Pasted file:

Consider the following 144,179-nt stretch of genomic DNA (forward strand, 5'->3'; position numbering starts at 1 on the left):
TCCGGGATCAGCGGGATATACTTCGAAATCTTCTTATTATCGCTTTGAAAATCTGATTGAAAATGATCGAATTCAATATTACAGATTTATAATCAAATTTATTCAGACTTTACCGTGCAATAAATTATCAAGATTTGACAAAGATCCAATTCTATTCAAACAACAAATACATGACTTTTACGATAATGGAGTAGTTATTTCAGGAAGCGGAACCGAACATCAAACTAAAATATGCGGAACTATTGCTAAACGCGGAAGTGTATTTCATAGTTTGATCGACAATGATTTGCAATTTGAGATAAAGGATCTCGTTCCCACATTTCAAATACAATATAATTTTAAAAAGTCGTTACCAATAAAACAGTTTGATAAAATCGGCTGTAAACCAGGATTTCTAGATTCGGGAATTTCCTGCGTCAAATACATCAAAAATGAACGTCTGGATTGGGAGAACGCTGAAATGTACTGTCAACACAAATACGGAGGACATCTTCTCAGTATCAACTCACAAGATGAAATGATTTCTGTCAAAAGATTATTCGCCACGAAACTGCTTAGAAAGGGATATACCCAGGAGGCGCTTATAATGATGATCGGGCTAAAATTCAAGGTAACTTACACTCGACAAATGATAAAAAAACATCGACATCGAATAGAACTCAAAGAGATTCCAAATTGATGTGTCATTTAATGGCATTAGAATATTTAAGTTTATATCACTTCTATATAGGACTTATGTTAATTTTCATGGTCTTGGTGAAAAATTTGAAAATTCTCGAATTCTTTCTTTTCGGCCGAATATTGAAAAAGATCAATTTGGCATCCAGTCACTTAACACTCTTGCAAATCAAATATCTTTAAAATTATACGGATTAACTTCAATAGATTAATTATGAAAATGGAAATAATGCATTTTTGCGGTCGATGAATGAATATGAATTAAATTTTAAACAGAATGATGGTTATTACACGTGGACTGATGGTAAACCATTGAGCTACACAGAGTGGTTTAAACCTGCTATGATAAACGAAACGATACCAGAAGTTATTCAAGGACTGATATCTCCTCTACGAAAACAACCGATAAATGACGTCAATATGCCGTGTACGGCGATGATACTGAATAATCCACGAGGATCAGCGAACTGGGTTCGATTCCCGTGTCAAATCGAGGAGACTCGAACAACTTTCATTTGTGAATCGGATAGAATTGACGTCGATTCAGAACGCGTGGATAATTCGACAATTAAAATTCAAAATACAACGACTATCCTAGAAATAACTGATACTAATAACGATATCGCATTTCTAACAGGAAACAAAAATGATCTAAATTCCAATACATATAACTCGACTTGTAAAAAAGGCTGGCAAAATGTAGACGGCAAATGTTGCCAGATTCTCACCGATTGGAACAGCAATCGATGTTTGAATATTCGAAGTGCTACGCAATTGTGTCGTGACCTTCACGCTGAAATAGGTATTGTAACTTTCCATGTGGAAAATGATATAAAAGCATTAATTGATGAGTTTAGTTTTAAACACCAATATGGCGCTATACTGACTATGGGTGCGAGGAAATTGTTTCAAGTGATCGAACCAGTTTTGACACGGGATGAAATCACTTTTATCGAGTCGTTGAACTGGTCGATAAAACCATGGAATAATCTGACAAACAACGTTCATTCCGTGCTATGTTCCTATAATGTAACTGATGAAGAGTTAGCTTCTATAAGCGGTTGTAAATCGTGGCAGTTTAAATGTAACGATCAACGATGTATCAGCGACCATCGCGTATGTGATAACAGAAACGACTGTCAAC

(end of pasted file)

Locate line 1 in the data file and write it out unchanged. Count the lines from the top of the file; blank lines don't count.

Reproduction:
Consider the following 144,179-nt stretch of genomic DNA (forward strand, 5'->3'; position numbering starts at 1 on the left):